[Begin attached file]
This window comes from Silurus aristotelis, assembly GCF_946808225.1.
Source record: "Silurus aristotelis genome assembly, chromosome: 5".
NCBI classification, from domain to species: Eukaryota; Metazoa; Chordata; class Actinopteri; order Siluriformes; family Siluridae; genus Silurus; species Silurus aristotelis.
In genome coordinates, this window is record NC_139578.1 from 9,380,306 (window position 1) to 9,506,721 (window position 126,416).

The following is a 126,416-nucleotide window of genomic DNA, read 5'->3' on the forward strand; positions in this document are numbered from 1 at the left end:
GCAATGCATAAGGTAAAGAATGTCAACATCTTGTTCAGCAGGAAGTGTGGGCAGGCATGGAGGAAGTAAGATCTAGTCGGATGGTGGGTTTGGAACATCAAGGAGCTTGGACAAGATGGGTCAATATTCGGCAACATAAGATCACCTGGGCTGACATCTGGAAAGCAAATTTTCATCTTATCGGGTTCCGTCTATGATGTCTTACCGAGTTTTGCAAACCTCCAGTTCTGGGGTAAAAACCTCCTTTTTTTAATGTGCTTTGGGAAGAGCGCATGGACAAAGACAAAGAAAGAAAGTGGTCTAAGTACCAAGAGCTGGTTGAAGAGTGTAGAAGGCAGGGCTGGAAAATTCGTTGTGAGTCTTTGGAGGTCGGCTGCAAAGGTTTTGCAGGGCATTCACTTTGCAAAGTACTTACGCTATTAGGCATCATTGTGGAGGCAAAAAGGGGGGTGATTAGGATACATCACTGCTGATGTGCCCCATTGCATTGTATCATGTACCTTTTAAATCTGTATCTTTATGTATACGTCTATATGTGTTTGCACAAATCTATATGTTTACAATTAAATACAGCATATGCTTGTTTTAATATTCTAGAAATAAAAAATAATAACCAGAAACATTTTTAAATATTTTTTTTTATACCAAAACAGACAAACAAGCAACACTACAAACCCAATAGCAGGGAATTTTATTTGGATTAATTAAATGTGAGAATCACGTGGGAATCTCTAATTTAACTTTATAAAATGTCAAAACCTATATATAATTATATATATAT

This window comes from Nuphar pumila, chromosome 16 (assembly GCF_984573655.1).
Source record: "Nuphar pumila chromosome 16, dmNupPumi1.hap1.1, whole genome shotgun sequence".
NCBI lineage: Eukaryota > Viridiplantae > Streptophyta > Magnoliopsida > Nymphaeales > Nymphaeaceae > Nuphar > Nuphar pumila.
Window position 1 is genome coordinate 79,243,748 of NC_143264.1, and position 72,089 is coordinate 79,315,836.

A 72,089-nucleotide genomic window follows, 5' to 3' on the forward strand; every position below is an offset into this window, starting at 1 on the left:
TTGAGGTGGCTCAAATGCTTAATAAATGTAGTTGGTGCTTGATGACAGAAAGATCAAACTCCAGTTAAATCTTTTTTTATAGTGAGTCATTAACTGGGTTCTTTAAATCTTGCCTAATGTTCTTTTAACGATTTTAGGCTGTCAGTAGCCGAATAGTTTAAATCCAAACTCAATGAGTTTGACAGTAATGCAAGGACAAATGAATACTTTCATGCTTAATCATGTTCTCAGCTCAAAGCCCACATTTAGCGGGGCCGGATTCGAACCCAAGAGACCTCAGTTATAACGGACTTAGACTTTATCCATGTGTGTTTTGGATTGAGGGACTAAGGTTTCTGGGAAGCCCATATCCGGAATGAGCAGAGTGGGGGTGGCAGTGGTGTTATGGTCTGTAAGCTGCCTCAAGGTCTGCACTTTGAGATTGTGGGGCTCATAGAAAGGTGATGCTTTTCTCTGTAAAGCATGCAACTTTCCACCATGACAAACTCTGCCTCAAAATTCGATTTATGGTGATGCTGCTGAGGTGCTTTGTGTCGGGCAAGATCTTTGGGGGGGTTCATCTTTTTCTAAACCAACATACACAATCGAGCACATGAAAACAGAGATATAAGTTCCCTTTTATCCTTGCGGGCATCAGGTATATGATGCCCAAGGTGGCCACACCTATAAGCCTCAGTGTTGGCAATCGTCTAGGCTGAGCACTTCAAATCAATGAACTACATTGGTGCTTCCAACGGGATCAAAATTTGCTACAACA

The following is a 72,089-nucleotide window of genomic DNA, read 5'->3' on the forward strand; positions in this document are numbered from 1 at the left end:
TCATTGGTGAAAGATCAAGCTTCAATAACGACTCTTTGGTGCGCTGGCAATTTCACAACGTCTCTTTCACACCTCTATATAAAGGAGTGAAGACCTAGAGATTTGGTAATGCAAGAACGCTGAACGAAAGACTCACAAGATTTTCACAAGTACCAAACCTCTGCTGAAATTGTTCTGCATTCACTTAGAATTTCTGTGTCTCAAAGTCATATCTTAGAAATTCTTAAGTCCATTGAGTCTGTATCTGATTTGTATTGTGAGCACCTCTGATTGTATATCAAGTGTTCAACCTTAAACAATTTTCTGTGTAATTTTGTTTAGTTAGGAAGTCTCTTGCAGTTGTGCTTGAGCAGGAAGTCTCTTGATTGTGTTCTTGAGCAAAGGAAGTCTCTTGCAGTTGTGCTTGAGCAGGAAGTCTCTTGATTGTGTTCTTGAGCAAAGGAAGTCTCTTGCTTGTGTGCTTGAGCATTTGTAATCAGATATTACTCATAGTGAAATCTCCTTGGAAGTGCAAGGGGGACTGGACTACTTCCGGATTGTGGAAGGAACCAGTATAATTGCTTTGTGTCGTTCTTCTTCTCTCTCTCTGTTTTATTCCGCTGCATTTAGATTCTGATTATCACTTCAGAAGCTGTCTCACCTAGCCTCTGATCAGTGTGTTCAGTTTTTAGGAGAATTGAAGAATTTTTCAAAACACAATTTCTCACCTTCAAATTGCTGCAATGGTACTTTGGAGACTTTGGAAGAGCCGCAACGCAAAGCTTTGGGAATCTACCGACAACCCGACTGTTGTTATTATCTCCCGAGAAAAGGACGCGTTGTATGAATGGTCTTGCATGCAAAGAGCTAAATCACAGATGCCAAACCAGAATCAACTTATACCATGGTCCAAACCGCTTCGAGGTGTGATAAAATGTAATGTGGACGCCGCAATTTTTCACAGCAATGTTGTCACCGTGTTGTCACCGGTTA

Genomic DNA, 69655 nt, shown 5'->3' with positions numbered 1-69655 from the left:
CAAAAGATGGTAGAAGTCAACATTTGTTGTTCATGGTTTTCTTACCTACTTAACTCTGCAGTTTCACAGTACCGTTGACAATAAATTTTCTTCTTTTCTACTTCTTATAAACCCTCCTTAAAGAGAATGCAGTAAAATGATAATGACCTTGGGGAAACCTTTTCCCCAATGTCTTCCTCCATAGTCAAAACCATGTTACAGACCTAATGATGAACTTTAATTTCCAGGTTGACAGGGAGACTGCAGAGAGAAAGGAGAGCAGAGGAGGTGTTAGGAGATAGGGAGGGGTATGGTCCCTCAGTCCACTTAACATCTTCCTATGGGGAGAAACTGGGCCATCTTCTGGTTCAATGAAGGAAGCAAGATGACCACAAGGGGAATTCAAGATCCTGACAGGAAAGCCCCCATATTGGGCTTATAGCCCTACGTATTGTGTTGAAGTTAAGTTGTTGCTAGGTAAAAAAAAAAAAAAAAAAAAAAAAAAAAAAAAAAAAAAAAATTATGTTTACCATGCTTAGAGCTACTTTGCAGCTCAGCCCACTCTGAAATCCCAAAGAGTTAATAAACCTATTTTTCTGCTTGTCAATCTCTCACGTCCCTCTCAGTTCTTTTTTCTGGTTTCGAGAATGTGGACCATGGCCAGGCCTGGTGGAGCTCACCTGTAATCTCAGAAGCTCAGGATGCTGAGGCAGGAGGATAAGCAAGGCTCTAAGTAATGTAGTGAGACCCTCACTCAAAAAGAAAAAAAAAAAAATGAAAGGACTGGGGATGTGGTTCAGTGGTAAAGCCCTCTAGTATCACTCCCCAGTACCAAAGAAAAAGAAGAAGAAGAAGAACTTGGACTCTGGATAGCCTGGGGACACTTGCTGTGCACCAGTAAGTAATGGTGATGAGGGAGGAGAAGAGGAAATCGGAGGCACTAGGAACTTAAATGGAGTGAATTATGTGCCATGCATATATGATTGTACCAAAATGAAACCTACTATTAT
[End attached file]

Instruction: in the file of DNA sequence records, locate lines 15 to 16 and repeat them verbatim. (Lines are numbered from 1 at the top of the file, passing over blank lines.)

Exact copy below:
Genomic DNA, 69655 nt, shown 5'->3' with positions numbered 1-69655 from the left:
CAAAAGATGGTAGAAGTCAACATTTGTTGTTCATGGTTTTCTTACCTACTTAACTCTGCAGTTTCACAGTACCGTTGACAATAAATTTTCTTCTTTTCTACTTCTTATAAACCCTCCTTAAAGAGAATGCAGTAAAATGATAATGACCTTGGGGAAACCTTTTCCCCAATGTCTTCCTCCATAGTCAAAACCATGTTACAGACCTAATGATGAACTTTAATTTCCAGGTTGACAGGGAGACTGCAGAGAGAAAGGAGAGCAGAGGAGGTGTTAGGAGATAGGGAGGGGTATGGTCCCTCAGTCCACTTAACATCTTCCTATGGGGAGAAACTGGGCCATCTTCTGGTTCAATGAAGGAAGCAAGATGACCACAAGGGGAATTCAAGATCCTGACAGGAAAGCCCCCATATTGGGCTTATAGCCCTACGTATTGTGTTGAAGTTAAGTTGTTGCTAGGTAAAAAAAAAAAAAAAAAAAAAAAAAAAAAAAAAAAAAAAAATTATGTTTACCATGCTTAGAGCTACTTTGCAGCTCAGCCCACTCTGAAATCCCAAAGAGTTAATAAACCTATTTTTCTGCTTGTCAATCTCTCACGTCCCTCTCAGTTCTTTTTTCTGGTTTCGAGAATGTGGACCATGGCCAGGCCTGGTGGAGCTCACCTGTAATCTCAGAAGCTCAGGATGCTGAGGCAGGAGGATAAGCAAGGCTCTAAGTAATGTAGTGAGACCCTCACTCAAAAAGAAAAAAAAAAAAATGAAAGGACTGGGGATGTGGTTCAGTGGTAAAGCCCTCTAGTATCACTCCCCAGTACCAAAGAAAAAGAAGAAGAAGAAGAACTTGGACTCTGGATAGCCTGGGGACACTTGCTGTGCACCAGTAAGTAATGGTGATGAGGGAGGAGAAGAGGAAATCGGAGGCACTAGGAACTTAAATGGAGTGAATTATGTGCCATGCATATATGATTGTACCAAAATGAAACCTACTATTAT